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Which side will the tongue deviate in a lesion of the hypoglossal nerve?

Which side will the tongue deviate in a lesion of the hypoglossal nerve?

weak side
This is solely responsible for the musculature of the tongue. Isolated damage to one hypoglossal nerve causes unilateral wasting of the tongue and the tongue deviates towards the weak side on protrusion due to the unopposed action of the muscle on the normal side.

What happens when the hypoglossal nerve is damaged?

The hypoglossal nerve can be damaged at the hypoglossal nucleus (nuclear), above the hypoglossal nucleus (supranuclear), or interrupted at the motor axons (infranuclear). Such damage causes paralysis, fasciculations (as noted by a scalloped appearance of the tongue), and eventual atrophy of the tongue muscles.

What nerve causes tongue deviation?

Damage to the hypoglossal nerve causes paralysis of the tongue. Usually, one side of the tongue is affected, and when the person sticks out his or her tongue, it deviates or points toward the side that is damaged.

What nerve controls tongue movement?

The hypoglossal nerve enables tongue movement. It controls the hyoglossus, intrinsic, genioglossus and styloglossus muscles.

Can the hypoglossal nerve repair itself?

From cases reported in the literature, complete recovery of hypoglossal nerve function is expected within the first six months.

Does Bell’s palsy cause tongue deviation?

1. Illustrates neurologic signs in patients diagnosed as having Bell’s palsy. 1, intact fore- head; 2, miosis ; 3, loss of corneal sensation ; 4, loss of tearing ; 5, loss of sensation ; 6, deviation of tongue; and 7, loss of taste papillac.

What causes nerve damage in tongue?

Damage to the lingual nerve occurs most commonly when removing a wisdom tooth, also known as the third molar, in the lower jaw. This can lead to a feeling of numbness, a prickling sensation, and sometimes a change in how food or drink tastes.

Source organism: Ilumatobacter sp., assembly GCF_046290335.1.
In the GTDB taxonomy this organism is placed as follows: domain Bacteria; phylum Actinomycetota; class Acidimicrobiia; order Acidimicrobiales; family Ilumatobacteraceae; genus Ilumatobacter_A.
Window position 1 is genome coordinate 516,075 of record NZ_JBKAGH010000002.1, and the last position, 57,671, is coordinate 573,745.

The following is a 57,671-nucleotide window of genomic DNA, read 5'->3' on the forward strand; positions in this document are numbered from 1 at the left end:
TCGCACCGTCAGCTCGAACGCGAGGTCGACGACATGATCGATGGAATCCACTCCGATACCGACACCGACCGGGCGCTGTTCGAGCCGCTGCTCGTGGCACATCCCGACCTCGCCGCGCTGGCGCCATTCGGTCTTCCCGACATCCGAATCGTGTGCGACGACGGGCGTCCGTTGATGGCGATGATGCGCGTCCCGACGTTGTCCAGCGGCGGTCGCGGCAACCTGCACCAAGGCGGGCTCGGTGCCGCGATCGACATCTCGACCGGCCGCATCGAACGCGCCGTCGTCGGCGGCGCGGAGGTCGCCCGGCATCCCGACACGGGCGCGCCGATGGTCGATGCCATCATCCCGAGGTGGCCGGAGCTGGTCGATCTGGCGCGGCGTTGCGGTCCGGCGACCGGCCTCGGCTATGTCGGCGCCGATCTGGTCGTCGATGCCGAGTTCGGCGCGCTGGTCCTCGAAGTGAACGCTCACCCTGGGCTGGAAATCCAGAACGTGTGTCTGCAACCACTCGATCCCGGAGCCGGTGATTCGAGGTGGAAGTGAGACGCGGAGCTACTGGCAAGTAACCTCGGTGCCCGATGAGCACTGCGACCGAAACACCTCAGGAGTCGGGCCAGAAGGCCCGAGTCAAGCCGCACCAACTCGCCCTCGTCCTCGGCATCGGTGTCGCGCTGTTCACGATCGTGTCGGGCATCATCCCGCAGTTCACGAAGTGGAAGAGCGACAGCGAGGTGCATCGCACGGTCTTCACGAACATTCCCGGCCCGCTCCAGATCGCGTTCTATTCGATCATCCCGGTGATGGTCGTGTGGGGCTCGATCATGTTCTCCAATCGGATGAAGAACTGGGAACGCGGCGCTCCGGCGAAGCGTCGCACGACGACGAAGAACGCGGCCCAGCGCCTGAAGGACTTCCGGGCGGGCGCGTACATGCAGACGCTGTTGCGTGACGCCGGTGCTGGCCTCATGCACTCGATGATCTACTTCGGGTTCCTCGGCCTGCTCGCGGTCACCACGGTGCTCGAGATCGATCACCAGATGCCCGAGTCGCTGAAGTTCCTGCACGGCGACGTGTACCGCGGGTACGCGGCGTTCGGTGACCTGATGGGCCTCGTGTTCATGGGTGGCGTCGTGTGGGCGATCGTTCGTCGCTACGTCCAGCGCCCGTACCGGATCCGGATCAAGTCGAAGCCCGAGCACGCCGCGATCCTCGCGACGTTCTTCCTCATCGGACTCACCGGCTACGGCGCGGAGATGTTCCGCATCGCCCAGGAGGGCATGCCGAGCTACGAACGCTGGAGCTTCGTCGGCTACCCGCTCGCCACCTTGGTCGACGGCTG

How do you fix nerve damage in the tongue?

Supportive psychotherapy with steroids, antidepressants, and anticonvulsants may be used to treat lingual nerve injury. Most cases of lingual injuries recover within 3 months without special treatment, but some patients have reported permanent lingual nerve injury [9].

Is tongue paralysis curable?

How is paralysis treated? Currently, there is no cure for paralysis itself. In certain cases, some or all muscle control and feeling returns on its own or after treatment of the cause for the paralysis. For example, spontaneous recovery often occurs in cases of Bell’s palsy, a temporary paralysis of the face.

How do you test for hypoglossal nerve damage?

The hypoglossal nerve is tested by examining the tongue and its movements. At rest, if the nerve is injured a tongue may appear to have the appearance of a “bag of worms” (fasciculations) or wasting (atrophy). The nerve is then tested by sticking the tongue out.

What causes tongue deviation in a unilateral stroke?

Tongue deviation in unilateral stroke most likely results from asymmetrical supranuclear control of the 12th cranial nerve in many individuals. The finding that it occurs relatively commonly in large (non-lacunar) infarcts and its association with dysphagia may have clinical utility.

Is the tongue a symptom of a stroke?

This is called tongue deviation [2-5]. Hence, the symptom of tongue deviation is observed in a stroke or TIA [5-8]. For thousands of years, the deviation of the tongue has also been recognized as a symptom of what is called a “wind stroke” in traditional Chinese medicine [9-11].

What kind of nerve palsy causes tongue deviation?

All tongue deviations were associated with supranuclear 7th nerve palsy. Dysphagia and dysarthria occurred in 43 and 90% of patients with tongue deviation.

What causes tongue protrusion in the midline?

Lesions of the hypoglossal nerve can be divided into supranuclear, nuclear, and infranuclear according to the lesion site. To protrude the tongue in the midline, a balanced action of both genioglossus muscles is required. A supranuclear palsy will cause motor dysfunction contralateral to the side of the lesion without atrophy or fasciculations.